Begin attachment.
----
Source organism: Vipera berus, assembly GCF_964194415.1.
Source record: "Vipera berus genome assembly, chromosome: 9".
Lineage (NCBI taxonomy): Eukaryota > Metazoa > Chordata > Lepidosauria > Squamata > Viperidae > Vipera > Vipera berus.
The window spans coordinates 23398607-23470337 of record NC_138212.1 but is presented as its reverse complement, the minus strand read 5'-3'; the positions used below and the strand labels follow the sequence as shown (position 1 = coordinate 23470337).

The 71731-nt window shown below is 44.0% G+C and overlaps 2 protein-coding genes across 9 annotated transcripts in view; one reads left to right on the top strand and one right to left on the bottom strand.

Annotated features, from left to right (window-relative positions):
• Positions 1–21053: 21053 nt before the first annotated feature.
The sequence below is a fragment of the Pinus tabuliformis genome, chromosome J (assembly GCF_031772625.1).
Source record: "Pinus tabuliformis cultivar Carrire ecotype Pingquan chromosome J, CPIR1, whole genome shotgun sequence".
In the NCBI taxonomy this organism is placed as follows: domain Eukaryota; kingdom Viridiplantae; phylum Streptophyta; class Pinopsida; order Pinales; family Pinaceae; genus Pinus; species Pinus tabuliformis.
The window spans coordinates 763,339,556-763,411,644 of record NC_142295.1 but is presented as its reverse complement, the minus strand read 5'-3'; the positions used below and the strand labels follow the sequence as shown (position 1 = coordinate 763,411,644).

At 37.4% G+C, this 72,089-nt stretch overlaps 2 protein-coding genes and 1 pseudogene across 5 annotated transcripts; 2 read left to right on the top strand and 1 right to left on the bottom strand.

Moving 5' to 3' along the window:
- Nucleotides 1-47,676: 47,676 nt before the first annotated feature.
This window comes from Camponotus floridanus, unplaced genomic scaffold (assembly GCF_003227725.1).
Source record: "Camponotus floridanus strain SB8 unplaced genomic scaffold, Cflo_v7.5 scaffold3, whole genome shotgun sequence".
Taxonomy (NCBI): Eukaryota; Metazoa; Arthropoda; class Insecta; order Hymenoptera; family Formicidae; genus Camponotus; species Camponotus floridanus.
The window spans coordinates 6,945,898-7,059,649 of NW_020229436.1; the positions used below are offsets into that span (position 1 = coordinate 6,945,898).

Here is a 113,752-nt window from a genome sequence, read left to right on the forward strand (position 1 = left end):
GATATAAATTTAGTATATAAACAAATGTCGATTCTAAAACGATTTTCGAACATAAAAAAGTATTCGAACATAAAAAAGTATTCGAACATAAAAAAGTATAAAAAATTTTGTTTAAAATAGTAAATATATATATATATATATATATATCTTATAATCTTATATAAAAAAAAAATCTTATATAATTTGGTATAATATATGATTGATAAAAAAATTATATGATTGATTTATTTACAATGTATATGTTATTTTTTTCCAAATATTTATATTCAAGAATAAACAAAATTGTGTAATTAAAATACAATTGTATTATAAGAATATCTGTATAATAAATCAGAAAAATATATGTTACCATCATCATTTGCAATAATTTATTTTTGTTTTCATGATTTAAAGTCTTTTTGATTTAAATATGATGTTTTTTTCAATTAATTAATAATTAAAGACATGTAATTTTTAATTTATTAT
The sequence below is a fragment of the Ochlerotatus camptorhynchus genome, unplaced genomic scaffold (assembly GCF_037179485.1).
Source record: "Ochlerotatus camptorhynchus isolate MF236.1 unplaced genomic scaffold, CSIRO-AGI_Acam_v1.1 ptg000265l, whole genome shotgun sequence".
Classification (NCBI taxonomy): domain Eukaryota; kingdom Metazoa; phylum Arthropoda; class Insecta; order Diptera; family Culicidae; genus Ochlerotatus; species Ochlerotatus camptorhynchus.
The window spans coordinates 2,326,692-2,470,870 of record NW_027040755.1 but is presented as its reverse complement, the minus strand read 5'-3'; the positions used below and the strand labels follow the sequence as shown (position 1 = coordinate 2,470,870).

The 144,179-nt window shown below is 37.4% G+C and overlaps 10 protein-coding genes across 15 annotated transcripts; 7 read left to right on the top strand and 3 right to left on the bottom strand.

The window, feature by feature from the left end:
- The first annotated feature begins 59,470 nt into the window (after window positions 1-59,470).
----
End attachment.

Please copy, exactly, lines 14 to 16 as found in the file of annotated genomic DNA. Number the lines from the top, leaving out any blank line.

- Nucleotides 1-47,676: 47,676 nt before the first annotated feature.
This window comes from Camponotus floridanus, unplaced genomic scaffold (assembly GCF_003227725.1).
Source record: "Camponotus floridanus strain SB8 unplaced genomic scaffold, Cflo_v7.5 scaffold3, whole genome shotgun sequence".